Here’s an irony about starting a charter school in impoverished parts of the Twin Cities of late: When you first go looking for students it’s as if there’s nothing but under-enrolled schools out there, competing for tiny scholars.
A few years later, when it’s time for your kindergarteners to go off to middle school or your eighth-graders to find a high school, the world suddenly starts to seem very small by comparison. Yes, there are oodles of empty seats out there — but few are good enough to be the next step on the road to college.
Case in point: Hiawatha Academies, which opened its first K-4 school in 2007 in south Minneapolis and its first middle school five years later. Those students are now mere months from graduating eighth grade, which makes it time to start getting ready to open Hiawatha Collegiate High School next fall.
Original plan was to ‘scale up’ more slowly
This wasn’t the plan until recently, according to the schools’ executive director, Eli Kramer. The plan was to “scale up” more slowly, opening five schools by 2020.
Two elementary and two middle schools would eventually feed one high school. The network would eventually serve 2,000 kids, or 5 percent of the city’s K-12 students.
(Learning Curve’s by now Standard Kramer Disclaimer: Eli Kramer is the son of MinnPost founders Joel and Laurie Kramer. Neither MinnPost Kramer was involved in the preparation of this story; they will see it at the same time as the site’s readers.)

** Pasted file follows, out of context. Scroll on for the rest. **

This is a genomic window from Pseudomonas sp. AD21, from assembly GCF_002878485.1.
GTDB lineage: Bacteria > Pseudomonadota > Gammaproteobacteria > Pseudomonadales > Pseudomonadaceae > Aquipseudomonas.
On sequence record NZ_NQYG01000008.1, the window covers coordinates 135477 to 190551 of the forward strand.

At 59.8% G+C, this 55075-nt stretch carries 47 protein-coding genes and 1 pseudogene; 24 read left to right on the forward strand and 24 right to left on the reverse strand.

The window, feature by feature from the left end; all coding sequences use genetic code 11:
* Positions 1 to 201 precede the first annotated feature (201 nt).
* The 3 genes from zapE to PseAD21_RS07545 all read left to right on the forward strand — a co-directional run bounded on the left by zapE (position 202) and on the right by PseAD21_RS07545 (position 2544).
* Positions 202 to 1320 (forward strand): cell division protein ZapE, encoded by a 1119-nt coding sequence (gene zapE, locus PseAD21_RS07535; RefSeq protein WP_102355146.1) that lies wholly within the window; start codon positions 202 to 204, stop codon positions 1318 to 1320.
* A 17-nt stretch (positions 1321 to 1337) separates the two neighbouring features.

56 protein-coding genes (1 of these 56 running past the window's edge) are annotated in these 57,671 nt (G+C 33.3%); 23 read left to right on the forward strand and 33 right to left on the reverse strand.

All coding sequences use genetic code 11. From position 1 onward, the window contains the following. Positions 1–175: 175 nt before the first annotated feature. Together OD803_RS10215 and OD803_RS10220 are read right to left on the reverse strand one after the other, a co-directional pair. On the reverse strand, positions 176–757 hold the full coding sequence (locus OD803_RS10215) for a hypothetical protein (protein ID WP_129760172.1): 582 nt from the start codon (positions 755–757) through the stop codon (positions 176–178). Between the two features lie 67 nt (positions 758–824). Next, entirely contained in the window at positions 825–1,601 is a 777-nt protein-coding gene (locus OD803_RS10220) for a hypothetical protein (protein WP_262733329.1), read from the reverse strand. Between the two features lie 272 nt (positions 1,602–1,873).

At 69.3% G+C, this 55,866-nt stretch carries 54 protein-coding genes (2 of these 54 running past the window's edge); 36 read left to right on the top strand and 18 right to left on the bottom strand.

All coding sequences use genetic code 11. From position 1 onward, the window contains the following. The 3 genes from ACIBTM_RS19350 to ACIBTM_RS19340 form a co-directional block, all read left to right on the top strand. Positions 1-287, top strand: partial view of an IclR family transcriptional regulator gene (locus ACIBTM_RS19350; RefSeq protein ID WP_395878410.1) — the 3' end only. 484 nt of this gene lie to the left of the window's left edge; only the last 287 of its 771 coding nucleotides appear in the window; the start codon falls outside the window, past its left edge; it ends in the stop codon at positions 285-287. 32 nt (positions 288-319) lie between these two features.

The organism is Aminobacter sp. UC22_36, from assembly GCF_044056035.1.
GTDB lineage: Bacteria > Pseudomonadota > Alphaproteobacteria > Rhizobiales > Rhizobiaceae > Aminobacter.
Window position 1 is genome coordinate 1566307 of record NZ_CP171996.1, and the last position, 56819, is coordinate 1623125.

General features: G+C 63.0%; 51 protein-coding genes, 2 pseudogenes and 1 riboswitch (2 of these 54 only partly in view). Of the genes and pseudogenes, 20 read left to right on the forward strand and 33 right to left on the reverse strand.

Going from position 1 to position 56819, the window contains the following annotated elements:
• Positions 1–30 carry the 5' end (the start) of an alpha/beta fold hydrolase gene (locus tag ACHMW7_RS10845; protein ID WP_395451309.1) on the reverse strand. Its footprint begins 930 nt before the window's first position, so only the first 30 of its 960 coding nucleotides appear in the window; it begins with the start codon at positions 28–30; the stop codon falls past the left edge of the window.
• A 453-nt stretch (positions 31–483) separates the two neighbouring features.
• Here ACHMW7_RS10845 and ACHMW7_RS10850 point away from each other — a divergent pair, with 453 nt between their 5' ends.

A perennial fixture near the top of the list of Minnesota schools that achieve outsized results with an impoverished student body, in 2012 Hiawatha was declared the most successful school in the state. When applications from many more hopeful families than it could accommodate, Hiawatha decided to open its third school a year early.
Academic offerings skyrocket
Even for an organization that’s gotten good at opening programs, creating a high school from the ground up is a particular challenge. The number of academic offerings requiring specialized instruction skyrocket even as offerings like college counseling, extracurricular activities and sports become more important.
Enter Nicole Cooley, Hiawatha’s current director of teaching and learning and a former dean and assistant principal at one of Chicago’s widely replicated Noble Street Charter Schools. Noble is well known for sending virtually all of its graduates on to higher education.
Cooley has a slight head start, with 60 students likely to continue from middle school and a reputation that should attract the other 44 that will meet her freshman recruiting goal.